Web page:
Foundation & Product Design Lesson Topics

Our Curriculum

Our lessons bring you the most current, valuable product design information in the following areas:

Creating a Believable User: The Quick Guide to Personas

Lesson #104Prototyping & User Testing

Personas aren't always necessary, but when we're trying to figure out different angles of attack when solving tough customer interactions, they help us take a look into what our potential users want and need. Having representations of our customers allows us to view the problem from a different perspective as we take into account factors that we may not have looked into before framing the problem in a new light. Check out this lesson to learn how to set yourself up to win with some killer personas!

Assumptions suck; it’s time to get some real answers

Lesson #92Prototyping & User Testing

Building something on a stack of assumptions gets you into trouble later on in a project, usually resulting in a couple layers of iteration that could have been avoided. We’re supposed to be designing for people, not just us! A lot of heartache and all nighters to meet deadlines can be avoided by taking the time to get some real feedback outside of the office’s walls. We’re smart people and we want our products to be useful, so let’s put it in front of the consumer for feedback. They’re the ones paying the bills after all! The good news is that it’s a lot easier than you think to keep your assumptions in check with some good ol’ user testing.

Make Wireframes Pop With Your Own Icons

Lesson #43Prototyping & User Testing

As a hi-fi prototyping tool, much of OmniGraffle’s power lies in its stencils: Reusable components you can drag and drop to create interfaces faster. While the app comes with many generic stencils, sometimes we need custom shapes to reuse throughout a site. In that case, nothing beats custom elements you downloaded or created yourself. Here’s how to create and edit OmniGraffle stencils from Adobe Illustrator files.

omnigraffle stencil teaser

It’s OK. Let Users Guide User Tests

Lesson #37Prototyping & User Testing

Testing a product workflow like a signing up or checkout process requires more than asking someone to check it out. You need to plan the test itself, which requires asking questions without leading test participants to your conclusions. After all, the purpose of user testing is to learn from other people's points of view, not to impose your assumptions upon them.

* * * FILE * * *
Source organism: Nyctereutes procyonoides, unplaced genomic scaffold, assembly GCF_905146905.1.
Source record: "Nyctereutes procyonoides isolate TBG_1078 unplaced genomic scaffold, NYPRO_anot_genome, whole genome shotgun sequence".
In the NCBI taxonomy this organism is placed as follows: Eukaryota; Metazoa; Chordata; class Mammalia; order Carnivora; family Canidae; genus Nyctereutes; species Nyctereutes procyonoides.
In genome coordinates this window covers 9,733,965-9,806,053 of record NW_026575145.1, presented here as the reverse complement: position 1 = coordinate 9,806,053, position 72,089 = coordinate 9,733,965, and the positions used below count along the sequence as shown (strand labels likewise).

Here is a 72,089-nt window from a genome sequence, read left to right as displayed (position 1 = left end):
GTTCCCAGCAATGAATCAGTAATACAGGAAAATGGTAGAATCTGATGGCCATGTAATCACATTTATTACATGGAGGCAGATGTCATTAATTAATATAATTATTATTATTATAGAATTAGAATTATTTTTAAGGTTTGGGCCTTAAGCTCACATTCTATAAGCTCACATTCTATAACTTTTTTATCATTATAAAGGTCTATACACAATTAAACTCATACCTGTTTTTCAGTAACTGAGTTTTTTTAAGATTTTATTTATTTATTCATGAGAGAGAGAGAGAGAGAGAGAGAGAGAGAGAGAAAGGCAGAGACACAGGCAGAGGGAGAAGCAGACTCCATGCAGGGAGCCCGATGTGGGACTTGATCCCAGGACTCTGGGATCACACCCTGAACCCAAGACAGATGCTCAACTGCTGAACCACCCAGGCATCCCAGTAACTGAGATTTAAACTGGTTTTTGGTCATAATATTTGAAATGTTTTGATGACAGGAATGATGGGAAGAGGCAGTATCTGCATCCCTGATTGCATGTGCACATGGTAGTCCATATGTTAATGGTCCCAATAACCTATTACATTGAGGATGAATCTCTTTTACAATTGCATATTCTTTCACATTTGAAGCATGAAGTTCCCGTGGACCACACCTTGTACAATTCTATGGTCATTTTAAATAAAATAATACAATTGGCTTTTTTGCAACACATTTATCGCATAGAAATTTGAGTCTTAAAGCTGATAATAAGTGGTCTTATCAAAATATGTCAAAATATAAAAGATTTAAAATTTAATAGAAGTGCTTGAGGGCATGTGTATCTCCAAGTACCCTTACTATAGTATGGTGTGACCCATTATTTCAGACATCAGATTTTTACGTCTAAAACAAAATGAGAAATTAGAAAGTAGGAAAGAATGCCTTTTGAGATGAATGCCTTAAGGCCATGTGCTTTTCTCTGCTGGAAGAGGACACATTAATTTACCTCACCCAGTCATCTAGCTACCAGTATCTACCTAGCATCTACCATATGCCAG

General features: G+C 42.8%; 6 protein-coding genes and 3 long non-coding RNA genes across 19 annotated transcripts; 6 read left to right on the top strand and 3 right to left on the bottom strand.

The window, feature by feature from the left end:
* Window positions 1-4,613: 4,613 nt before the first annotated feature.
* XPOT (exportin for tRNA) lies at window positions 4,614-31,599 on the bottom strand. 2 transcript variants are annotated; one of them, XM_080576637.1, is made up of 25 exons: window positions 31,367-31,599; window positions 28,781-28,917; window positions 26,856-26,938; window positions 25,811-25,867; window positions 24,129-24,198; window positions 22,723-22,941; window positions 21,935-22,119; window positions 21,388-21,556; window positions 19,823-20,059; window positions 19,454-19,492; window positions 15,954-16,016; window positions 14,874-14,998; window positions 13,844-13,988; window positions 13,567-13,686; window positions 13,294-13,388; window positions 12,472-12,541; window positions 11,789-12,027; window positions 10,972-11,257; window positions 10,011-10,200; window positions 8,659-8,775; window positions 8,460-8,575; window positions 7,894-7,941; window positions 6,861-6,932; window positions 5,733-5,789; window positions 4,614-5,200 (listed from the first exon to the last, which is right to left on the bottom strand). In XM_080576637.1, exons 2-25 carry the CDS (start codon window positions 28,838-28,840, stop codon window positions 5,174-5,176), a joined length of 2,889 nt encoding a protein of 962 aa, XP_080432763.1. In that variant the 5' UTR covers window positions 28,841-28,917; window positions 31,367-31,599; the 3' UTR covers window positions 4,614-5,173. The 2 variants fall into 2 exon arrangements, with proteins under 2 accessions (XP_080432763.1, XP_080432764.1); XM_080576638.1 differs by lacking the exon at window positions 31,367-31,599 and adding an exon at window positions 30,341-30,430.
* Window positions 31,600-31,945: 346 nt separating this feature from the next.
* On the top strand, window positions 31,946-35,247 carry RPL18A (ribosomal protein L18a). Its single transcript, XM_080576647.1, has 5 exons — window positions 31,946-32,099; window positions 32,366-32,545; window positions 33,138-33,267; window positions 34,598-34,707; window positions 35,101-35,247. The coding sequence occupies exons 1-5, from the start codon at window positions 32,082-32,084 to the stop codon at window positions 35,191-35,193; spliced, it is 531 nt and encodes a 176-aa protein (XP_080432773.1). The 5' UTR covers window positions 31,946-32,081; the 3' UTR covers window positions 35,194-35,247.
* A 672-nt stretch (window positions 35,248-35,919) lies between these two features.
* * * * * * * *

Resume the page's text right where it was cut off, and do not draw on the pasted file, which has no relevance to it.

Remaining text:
User testing helps us test a hypothesis to discover if what we're about to build will, in fact, solve the problems they're meant to address. But people who participate in a user test need to know more than "we need you to test this." They need context. Here's how to prepare test participants so you'll get the constructive feedback you need to improve your work.

illustration of a flow chart

Use Sketch Prototypes to Prevent Headaches

Lesson #36Prototyping & User Testing

It may sound odd, but sketch-based prototypes of products helps us fail early. 

Prototypes are mockups through which people can "test" a website or app. They're comprised of hand-sketched screens we scan and add tappable hotspots where important links would be. They're cheap, effective tools to let clients walk through a digital product before spending time coding what might be the wrong path.

Here's how to create simple, cost-effective prototypes to save time and prevent headaches later.

illustration of a sketch with clickable hot spots

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Test Your Assumptions With a Card Game

Lesson #29Prototyping & User Testing

Assumptions are deceptive. We think we're doing well, making decisions based on prior experience … and then customers get confused on our websites, miss information we think is obvious, or can't find what they're after. Did we make a mistake? Quite often confusion happens simply when our mental model is different from our customers'.

Our designers use card sorting to figure out how people perceive a system. This exercise helps us look past our assumptions to how customers may actually use our products — and since they're the ones using our products, understanding how customers mentally organize information on your site is critical. Here's how you can use card sortings to figure out how others use your designs.

illustration of stacked cards

Put OmniGraffle Styles to Work

Lesson #27Prototyping & User Testing

We use OmniGraffle to create hi-fi wireframes to turn hand sketches into comps ready for Photoshop visual mockups. Aside from being digital — with the undo and ability to share — it's a step up from sketches because we can apply styles.

Styles in OmniGraffle are an object's various look-and-feel attributes like font size and color, background, border, and effects. They're great for making objects look like what they are: Headlines and buttons, for example, without worrying too much about the final visuals.

But styles can get out of hand. Managing many objects, each with their own look, is time-consuming. And when we want to create a clear, concise, general hi-fi comp, wrangling styles is important. Here are three ways to make styles in OmniGraffle work for you.

Manage Criticism, Not Vice Versa

Lesson #25Prototyping & User Testing

illustration of conflicting arrows

Getting constructive criticism is hard enough without getting overwhelmed with feedback. Placing your work (and by proxy, yourself) on display takes courage. Admitting that you may have taken a wrong path, or that someone else knows more than you, takes a level head and a dose of humility — even if it ultimately improves the design and your design skills.

And after you top that challenge, you face a glut of opinions. Knowing where to start is hard. And if you guess, you may end up working on one thing only to realize later that something else contradicts your new work.